A small model of a statue to honour Millie Seitz and the spirit of volunteerism was unveiled Friday at St. Albert Place.
“When it’s completed in 2012, the statue honouring Millie Seitz will also be a symbol that honours all volunteers and it will be a wonderful 150th anniversary legacy,” said former councillor Carol Watamaniuk.
Millie Seitz, who died in 2009 at the age of 78, was one of St. Albert’s most giving volunteers and in 1999 was named St. Albert’s Volunteer Citizen of the Year. That award was presented in part for Seitz’s biggest volunteer project, the creation of the St. Albert ACT/UBT Celebration Garden near Chateau Mission Court. The finished statue will be placed in the garden.
The idea to commemorate Seitz’s many volunteer efforts arose shortly after she died of breast cancer.
When St. Albert’s 150th anniversary members were searching for an idea for a project that would remain as a legacy art project for the city, they commissioned the statue in her memory and as a tribute to all volunteers in the community.
“Millie got everyone on board (to build the garden) from sports groups, to the Associated Canadian Travellers Association and raised almost $1.99 million, a tremendous feat. That’s why we are celebrating today,” said Mayor Nolan Crouse, as he explained why Seitz was chosen to represent volunteerism in the community.
“Fast forward to today to see that we are celebrating volunteers. Millie touched all volunteers,” Crouse said, addressing his comments to Seitz’s two daughters, Joanne and Carolyn, and granddaughter Zoe Seitz.
“Your mother left a legacy and her real legacy is what you see around here tonight; a love for volunteering and for volunteers. This is the second-last event before the New Year’s Eve fireworks, to celebrate St. Albert’s 150th anniversary and it is a tribute to your mother,” Crouse said.
Seitz, who served on the 1999 International Year of Older Persons Steering Committee, suggested the idea of a memory garden where people could go to remember their loved ones. The garden is not a cemetery but instead is a peaceful spot shaded with trees and shrubs and Seitz’s own favourites, roses and lilacs. The garden’s trees, benches and art were donated to celebrate the memory of local citizens’ family members.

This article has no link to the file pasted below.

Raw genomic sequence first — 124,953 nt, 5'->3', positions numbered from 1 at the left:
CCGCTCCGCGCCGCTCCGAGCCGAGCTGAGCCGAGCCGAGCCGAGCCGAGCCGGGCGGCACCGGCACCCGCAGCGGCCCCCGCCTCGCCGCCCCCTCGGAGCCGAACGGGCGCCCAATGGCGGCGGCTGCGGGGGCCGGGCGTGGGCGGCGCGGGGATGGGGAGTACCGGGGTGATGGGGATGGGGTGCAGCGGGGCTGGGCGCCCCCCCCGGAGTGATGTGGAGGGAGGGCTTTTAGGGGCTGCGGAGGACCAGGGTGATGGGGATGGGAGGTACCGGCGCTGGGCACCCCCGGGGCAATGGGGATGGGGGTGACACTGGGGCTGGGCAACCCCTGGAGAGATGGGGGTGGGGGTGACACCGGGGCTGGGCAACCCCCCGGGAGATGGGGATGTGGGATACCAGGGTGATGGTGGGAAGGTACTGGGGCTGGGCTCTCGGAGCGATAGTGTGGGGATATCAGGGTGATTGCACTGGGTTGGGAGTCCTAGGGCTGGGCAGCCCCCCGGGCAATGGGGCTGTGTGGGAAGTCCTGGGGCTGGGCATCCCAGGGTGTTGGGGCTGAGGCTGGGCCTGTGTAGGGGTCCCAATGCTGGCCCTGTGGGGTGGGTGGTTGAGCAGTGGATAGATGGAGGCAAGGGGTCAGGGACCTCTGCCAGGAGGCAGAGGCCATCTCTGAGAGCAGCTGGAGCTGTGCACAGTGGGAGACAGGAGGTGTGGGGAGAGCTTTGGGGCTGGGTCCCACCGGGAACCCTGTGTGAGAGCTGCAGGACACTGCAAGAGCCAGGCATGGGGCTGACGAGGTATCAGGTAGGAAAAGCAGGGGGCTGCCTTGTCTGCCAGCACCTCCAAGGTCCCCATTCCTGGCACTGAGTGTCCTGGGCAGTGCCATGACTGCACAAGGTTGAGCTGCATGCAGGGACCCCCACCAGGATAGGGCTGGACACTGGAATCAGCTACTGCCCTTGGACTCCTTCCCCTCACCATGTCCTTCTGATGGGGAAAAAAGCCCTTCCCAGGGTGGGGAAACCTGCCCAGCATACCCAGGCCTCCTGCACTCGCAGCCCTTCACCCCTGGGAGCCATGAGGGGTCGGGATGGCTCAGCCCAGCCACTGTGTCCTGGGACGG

The garden was just one of Seitz’s many volunteer efforts. Following her retirement from teaching, she served as historian for St. Albert Volkssport Trekking Club and helped create the Seniors’ Downhill Ski Club. She volunteered at both the Musée Heritage and the Royal Alberta museums and helped out at the St. Albert Children’s Festival and the Rotary Music Festival. She volunteered at her church and taught Sunday school and every Monday morning she volunteered as the receptionist at the St. Albert Community Information and Volunteer Centre.
The cost for the bronze statue created by sculptor Marjorie Ann Davies was approximately $85,000. Funding for it came from a $25,000 Canadian Heritage Grant, a $25,000 donation from the Realtors Association of Edmonton, $25,000 from the St. Albert 150th Anniversary Legacy Grant and $10,000 from private donations.
As they viewed the small model of Millie Seitz, friends and family members noted that her likeness is dressed in slacks and that she appears to be striding forward, perhaps with yet another project in mind.
“I think if Millie knew about this statue and her representation as the spirit of volunteerism she would say to everyone, ‘Well then get off your butts, get going and get out and be part of volunteering. She was always moving,” said Glynis Thomas, executive director of the St. Albert Community Information Centre.